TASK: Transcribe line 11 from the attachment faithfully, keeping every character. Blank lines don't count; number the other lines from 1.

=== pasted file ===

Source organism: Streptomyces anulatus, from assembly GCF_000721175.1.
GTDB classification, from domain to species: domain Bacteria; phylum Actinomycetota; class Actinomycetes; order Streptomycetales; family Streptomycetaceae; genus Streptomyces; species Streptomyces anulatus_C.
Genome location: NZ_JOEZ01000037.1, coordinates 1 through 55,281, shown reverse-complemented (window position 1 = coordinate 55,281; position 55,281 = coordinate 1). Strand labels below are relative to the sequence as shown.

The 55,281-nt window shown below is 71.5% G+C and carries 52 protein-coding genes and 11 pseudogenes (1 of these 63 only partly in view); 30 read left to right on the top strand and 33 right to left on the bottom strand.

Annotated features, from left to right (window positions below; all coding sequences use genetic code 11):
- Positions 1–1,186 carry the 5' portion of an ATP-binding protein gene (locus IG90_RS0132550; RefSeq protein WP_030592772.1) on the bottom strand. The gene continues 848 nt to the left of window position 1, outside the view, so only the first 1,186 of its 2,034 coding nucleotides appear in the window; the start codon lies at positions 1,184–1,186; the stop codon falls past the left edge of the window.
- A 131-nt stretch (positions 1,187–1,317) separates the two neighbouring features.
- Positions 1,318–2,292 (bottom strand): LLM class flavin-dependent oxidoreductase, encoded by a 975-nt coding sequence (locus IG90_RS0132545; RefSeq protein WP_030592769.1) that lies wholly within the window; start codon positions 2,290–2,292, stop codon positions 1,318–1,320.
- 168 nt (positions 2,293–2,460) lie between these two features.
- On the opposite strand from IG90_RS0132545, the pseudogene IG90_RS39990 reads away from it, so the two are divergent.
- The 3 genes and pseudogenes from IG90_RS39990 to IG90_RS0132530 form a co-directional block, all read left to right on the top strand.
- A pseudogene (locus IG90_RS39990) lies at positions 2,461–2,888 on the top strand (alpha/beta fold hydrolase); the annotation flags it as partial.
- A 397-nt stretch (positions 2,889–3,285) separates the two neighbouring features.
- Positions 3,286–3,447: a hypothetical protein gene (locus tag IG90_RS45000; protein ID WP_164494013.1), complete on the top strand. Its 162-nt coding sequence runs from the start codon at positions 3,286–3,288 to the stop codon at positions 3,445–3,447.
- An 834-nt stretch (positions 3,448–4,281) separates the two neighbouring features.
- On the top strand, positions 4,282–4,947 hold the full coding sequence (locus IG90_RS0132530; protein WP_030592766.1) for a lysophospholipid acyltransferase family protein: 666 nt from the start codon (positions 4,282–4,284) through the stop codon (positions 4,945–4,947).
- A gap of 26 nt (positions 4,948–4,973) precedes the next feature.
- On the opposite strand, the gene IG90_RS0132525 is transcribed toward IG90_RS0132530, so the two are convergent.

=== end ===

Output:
- The 3 genes and pseudogenes from IG90_RS39990 to IG90_RS0132530 form a co-directional block, all read left to right on the top strand.